important is replacing the ‘notice to leave without ground’
with a ‘notice to leave for end of fixed term agreement’.
Under the revised section 291, a landlord may terminate a
residential tenancy agreement if it ‘is a fixed term
agreement
and the notice relates to the end of the
agreement’.

The effect of this is that a periodic agreement (including a
fixed term agreement that has become a periodic agreement –
see section 70 of the Act) cannot be terminated without ground.
Rather, it can only be terminated by agreement or as a result of
another notice given under the Act (and a number of additional
grounds have been added)3. A summary of the grounds for
termination, both until and from 1 October 2022, is below.

1231414a.jpg

While the removal of the notice to leave without ground for
periodic tenancies is intended to provide additional certainty to
tenants (to ensure they are not at ‘risk’ of landlords
terminating without reason), we expect to see private landlords
shift to require all tenants to be on fixed term agreements, in
order to preserve their right to end the agreement without needing
to rely on one of the specific grounds for termination.

Where a tenant refuses to enter into a fresh fixed term
agreement (at the end of their existing agreement), we expect that
private landlords will consider issuing a ‘notice to leave for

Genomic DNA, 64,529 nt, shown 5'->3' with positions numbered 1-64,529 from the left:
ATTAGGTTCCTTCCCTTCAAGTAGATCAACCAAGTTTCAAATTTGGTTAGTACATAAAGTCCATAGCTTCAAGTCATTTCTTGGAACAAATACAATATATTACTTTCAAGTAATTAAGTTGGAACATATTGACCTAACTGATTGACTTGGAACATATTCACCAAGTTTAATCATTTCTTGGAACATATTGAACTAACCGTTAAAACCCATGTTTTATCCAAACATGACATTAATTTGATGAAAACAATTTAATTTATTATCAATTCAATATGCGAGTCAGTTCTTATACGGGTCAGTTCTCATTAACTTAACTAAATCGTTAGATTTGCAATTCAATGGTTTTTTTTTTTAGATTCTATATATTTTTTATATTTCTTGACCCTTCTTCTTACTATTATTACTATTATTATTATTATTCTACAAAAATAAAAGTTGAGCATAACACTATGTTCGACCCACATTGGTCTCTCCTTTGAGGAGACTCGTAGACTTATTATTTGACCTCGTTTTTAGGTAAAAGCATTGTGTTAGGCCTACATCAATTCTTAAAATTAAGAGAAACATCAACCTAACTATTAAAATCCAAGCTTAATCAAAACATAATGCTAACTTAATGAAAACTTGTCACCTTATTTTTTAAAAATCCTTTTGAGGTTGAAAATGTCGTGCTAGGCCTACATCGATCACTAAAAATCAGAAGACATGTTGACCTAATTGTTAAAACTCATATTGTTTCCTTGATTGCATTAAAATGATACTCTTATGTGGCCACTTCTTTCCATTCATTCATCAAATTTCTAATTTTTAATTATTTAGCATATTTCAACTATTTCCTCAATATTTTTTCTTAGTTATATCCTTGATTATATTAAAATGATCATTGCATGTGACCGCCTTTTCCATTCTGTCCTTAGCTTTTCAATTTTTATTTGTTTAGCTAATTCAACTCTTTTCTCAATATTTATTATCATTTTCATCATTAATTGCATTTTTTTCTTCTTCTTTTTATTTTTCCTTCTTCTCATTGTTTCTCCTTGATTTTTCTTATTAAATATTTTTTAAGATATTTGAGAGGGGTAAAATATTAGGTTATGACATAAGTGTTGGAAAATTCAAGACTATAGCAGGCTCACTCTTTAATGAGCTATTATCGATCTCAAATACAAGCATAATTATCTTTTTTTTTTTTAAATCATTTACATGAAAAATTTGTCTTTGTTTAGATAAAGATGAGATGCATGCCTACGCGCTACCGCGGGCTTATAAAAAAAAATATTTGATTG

end of fixed term agreement’ and source a replacement tenant,
which may simply act to drive up rental turnover and instability.
While a landlord is still prohibited from giving such notice where
it would constitute ‘retaliatory action’5, we do
not consider that this would be triggered in these
circumstances.

For CHPs, who provide crucial support to members of the
community requiring housing solutions, we expect that CHPs may not
wish to place all tenancies under fixed term agreements unless
there are sound reasons to do so. CHPs will need to balance
providing stable housing for their tenants against protecting their
own viability and legal responsibilities. CHPs may also have
contractual obligations (for example with the State) which may
impact these decisions.

Headleases

Background

As discussed above, the HLA Act reforms are likely to shift
practices for all landlords, and present some challenges for CHPs
in balancing their objectives and risks. Unfortunately, CHPs will
face a further complication where arrangements involve a headlease